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Re: [APD] How to make a good KH reference stock solution for CO2 measurement
Of course you are right about how much more accurate it is to make a
standard KH solution by weighing and measuring the ingredients. But,
ppm of CO2=3*dKH*10exp(7-pH)
This means an error of 20% in measuring the dKH will cause an error
of 20% in measuring ppm of CO2. So, if I believe I have 5 dKH water,
but have a 20% error, my ppm of CO2, when the KH reference solution
is green will be from 30 to 46, assuming I can see green accurately.
That is darn good compared to any other easy method for measuring ppm
of CO2. It is only when you need to know the ppm much more
accurately that you would go to a quality pH probe plus very accurate
KH reference water. For us casual hobbyists, 30 -46 is a nice range
of accuracy. For you scientists, you need to use the pH probe with
condom filled with precision KH water.
I'm not disagreeing with your approach, just pointing out that I
don't need a micrometer to measure the thickness of a pine board.
On Dec 13, 2006, at 1:23 PM, Thomas Barr wrote:
> I'm going to detail out some issues for folks with making stock
> solutions. I've heard some odd stuff folks are doing and getting
> way off in their measurements and methods.
> This post will hopefully address some of this before more issues
> Given the wide ranges of KH related issues and suspiciously high
> CO2 ppm readings in some folk's tap water/tank water, this KH
> reference method is a very useful thing.
> The hardest thing is getting folks to actually make one and
> calibrate things.
> So I did some digging and have a couple of useful links that
> make it clear so folks do not have do chemistry(I know you will
> all avoid it like the plague,<grin>).
> Here is a good KH Calculator using baking soda to make your KH
> reference sample.
> Note: make larger volumes(5 liters) and high concentrations, and
> then dilute (this allows you to make 5KH, 10 KH, 4KH, 1 KH etc
> from the same higher concentrated stock solution).
> This reduces errors(less error is better).
> So adding 5l of DI H2O (1.321 gallons) and 4.992 grams of baking
> soda = 40KH.
> Play around with the calculator, try 50 liters and 4 KH, the
> higher volumes and higher the concentration, the less error you
> have, well up to a point[:p]
> 50 liters of DI water and 40 KH will give you 49.923 grams.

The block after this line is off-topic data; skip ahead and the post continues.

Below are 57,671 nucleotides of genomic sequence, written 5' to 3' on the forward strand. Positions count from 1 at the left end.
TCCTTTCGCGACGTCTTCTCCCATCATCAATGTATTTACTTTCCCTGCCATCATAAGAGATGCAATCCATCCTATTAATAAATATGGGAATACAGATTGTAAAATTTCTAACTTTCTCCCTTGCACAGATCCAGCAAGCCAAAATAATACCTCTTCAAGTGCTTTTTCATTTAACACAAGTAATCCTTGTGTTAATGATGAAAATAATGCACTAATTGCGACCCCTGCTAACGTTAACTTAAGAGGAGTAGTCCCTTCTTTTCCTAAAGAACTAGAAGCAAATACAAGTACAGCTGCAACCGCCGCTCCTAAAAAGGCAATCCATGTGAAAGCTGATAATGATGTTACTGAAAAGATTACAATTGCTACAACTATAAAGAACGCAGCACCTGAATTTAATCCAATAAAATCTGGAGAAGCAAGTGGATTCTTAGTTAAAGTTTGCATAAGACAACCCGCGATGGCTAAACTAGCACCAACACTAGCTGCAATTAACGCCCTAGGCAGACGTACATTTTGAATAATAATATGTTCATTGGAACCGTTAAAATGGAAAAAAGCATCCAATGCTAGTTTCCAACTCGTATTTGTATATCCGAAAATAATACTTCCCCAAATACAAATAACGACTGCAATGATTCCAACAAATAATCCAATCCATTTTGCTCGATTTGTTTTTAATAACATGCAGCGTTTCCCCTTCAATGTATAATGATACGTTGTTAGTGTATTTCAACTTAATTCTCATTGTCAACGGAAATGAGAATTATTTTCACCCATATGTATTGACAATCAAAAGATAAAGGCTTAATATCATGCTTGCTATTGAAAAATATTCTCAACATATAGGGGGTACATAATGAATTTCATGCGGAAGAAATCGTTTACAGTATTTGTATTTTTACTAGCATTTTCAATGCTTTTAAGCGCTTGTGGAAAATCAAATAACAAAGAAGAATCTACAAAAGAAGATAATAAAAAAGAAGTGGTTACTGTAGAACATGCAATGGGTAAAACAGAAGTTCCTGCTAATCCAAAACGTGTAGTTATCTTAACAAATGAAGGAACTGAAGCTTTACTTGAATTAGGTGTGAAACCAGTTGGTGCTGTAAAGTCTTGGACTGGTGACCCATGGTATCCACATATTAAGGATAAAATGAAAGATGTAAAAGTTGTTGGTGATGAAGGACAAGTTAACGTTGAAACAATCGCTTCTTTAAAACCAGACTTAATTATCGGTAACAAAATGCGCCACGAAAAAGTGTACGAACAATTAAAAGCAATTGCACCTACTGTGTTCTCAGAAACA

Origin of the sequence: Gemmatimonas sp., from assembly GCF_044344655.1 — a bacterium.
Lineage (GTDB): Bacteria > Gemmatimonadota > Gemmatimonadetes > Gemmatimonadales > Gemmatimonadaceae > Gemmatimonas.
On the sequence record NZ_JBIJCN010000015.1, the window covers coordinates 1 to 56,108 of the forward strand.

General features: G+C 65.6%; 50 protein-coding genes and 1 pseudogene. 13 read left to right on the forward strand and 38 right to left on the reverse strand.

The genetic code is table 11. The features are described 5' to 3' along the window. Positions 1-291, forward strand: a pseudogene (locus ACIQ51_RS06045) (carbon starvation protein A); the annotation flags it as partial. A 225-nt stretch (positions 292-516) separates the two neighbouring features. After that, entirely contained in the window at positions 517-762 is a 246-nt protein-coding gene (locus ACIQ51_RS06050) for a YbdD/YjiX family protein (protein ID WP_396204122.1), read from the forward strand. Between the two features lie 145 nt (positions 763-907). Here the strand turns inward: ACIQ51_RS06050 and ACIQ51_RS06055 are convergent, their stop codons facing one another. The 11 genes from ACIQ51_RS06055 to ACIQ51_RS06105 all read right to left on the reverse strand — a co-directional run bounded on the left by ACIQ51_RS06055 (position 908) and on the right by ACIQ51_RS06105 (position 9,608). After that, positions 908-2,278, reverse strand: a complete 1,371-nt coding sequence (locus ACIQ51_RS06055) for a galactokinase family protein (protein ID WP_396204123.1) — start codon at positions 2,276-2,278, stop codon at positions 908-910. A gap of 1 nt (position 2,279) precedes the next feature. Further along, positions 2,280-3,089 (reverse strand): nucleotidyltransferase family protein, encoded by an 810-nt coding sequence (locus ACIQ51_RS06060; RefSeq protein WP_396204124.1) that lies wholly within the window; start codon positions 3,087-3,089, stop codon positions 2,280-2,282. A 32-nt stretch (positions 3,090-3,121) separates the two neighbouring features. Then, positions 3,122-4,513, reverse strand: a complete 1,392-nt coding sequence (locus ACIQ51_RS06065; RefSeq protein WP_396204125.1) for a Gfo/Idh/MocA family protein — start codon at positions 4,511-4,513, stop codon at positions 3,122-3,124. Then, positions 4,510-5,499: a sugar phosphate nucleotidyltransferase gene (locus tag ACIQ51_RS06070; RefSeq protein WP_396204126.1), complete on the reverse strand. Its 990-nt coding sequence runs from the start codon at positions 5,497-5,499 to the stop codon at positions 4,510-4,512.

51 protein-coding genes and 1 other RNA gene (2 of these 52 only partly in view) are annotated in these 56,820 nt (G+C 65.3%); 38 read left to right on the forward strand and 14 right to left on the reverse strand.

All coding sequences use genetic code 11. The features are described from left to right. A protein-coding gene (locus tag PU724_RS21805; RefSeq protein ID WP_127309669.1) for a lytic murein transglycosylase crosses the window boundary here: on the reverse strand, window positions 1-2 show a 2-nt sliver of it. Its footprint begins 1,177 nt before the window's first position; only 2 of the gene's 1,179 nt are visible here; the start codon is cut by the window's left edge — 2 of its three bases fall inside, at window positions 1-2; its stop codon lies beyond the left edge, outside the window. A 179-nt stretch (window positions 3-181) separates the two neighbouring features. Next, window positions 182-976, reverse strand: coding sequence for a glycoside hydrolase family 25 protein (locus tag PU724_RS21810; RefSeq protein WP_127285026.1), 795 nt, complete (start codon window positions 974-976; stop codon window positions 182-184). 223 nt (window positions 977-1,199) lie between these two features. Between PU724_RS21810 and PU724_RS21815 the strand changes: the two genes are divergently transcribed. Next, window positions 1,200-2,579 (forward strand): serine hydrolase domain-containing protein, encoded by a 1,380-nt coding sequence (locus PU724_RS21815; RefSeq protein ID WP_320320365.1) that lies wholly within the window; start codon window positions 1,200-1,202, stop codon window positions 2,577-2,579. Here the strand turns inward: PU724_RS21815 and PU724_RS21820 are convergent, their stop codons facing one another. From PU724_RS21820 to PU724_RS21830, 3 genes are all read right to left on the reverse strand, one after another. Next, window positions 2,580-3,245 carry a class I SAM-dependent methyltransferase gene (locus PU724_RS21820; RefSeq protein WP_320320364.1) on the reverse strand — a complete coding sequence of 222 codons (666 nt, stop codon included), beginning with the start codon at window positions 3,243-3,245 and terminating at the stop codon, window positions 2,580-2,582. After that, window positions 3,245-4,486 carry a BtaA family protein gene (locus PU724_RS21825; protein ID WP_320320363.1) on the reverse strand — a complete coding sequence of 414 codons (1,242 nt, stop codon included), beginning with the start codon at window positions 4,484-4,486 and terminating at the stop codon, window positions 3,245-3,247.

> Now you have pretty high accuracy but you have a lot of KH
> 5 liters is not bad and you can toss the rest down the drain or
> trade to friends etc in the hobby.
> Then you may take a 100ml sample of the 40KH reference and add
> it to a 900mls of DI water.
> This will give you a reference of 4 KH to within a very close
> tolernace depending on how careful you are weighing the baking
> soda, measuring the water volume and cooking the baking soda for
> 30-45 min at 400F before weighing to remove water and CO2 in the
> baking soda.
> For diutions:
> This should help you get going on making the KH reference
> solutions and putting them to good use.
> You may use the drop checker method, it's slow, cheap, simple,
> or you can DIY a DO membrane on the tip of a pH probe, and put
> the KH ref solution inside instead of the dissolved O2 KCL
> This is extremely accurate.
> DO membrane material is fairly cheap per unit.
> Using a hose on the tip of pH probe and making a melted groove
> or a cut for the O ring can make your own DIY version if you buy
> the DO membrane material.
> Now some folks have taken to using their KH test kits to make a
> reference solution!!!
> Do NOT use a KH test kit which is not calibrated to make a
> reference solution. You compare the reference solution to the KH
> test kit, not the other way around!!!!!
> I really really hope folks understand that last part.
> Play around with this.
> Try different volumes and different KH's and see how accurate
> the baking soda weight needs to be to achieve good accuracy.
> The water volume measure is also reduced when you increase the
> volume. So when you make a batch of KH=4, use 100mls, not 1 ml
> unless you have a very accurate pipette(1ml)or micro pipetter.
> That willr educe the rror but waste some ref solution which is
> cheap and now you have 5 liters:-) May as well use it.
> Note, for basic practical purposes(oh my, I do think about such
> stuff), scales are cheap that are in the 0.01 range, while they
> shoot up in cost when you get to the 0.001, 0.0001 range.
> So making 5 liters DI water with 4.99 grams of cooked baking
> soda ought to be fine. That will be pretty accurate and not
> require much in the way of expensive scales nor volumetric flask
> I know and realize some will round things off another digit, but
> the cost of a scale is pretty cheap, about 20$.
> Tom Barr
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